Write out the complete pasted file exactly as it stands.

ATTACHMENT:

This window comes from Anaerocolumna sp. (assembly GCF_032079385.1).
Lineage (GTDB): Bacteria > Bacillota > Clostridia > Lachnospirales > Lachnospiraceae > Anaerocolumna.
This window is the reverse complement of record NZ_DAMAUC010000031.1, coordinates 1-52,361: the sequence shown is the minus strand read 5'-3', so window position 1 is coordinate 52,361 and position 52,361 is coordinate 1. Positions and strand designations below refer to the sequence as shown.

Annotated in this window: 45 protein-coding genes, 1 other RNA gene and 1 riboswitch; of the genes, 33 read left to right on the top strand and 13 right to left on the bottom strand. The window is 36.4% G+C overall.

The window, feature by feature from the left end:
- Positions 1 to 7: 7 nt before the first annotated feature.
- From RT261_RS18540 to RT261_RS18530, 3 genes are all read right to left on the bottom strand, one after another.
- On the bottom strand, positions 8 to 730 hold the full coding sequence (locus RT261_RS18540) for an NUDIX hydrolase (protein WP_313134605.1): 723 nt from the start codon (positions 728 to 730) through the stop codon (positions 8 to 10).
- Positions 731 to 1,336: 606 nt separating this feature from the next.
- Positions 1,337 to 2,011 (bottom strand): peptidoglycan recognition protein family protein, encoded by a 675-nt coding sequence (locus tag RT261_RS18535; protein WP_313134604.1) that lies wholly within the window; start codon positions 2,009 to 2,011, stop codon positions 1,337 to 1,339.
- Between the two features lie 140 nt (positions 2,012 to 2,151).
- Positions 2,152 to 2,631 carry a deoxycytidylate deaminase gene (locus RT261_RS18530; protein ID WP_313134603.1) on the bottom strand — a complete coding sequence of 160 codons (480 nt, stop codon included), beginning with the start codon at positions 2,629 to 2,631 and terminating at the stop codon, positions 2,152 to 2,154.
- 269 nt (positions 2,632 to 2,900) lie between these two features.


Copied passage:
This window comes from Anaerocolumna sp. (assembly GCF_032079385.1).
Lineage (GTDB): Bacteria > Bacillota > Clostridia > Lachnospirales > Lachnospiraceae > Anaerocolumna.
This window is the reverse complement of record NZ_DAMAUC010000031.1, coordinates 1-52,361: the sequence shown is the minus strand read 5'-3', so window position 1 is coordinate 52,361 and position 52,361 is coordinate 1. Positions and strand designations below refer to the sequence as shown.

Annotated in this window: 45 protein-coding genes, 1 other RNA gene and 1 riboswitch; of the genes, 33 read left to right on the top strand and 13 right to left on the bottom strand. The window is 36.4% G+C overall.

The window, feature by feature from the left end:
- Positions 1 to 7: 7 nt before the first annotated feature.
- From RT261_RS18540 to RT261_RS18530, 3 genes are all read right to left on the bottom strand, one after another.
- On the bottom strand, positions 8 to 730 hold the full coding sequence (locus RT261_RS18540) for an NUDIX hydrolase (protein WP_313134605.1): 723 nt from the start codon (positions 728 to 730) through the stop codon (positions 8 to 10).
- Positions 731 to 1,336: 606 nt separating this feature from the next.
- Positions 1,337 to 2,011 (bottom strand): peptidoglycan recognition protein family protein, encoded by a 675-nt coding sequence (locus tag RT261_RS18535; protein WP_313134604.1) that lies wholly within the window; start codon positions 2,009 to 2,011, stop codon positions 1,337 to 1,339.
- Between the two features lie 140 nt (positions 2,012 to 2,151).
- Positions 2,152 to 2,631 carry a deoxycytidylate deaminase gene (locus RT261_RS18530; protein ID WP_313134603.1) on the bottom strand — a complete coding sequence of 160 codons (480 nt, stop codon included), beginning with the start codon at positions 2,629 to 2,631 and terminating at the stop codon, positions 2,152 to 2,154.
- 269 nt (positions 2,632 to 2,900) lie between these two features.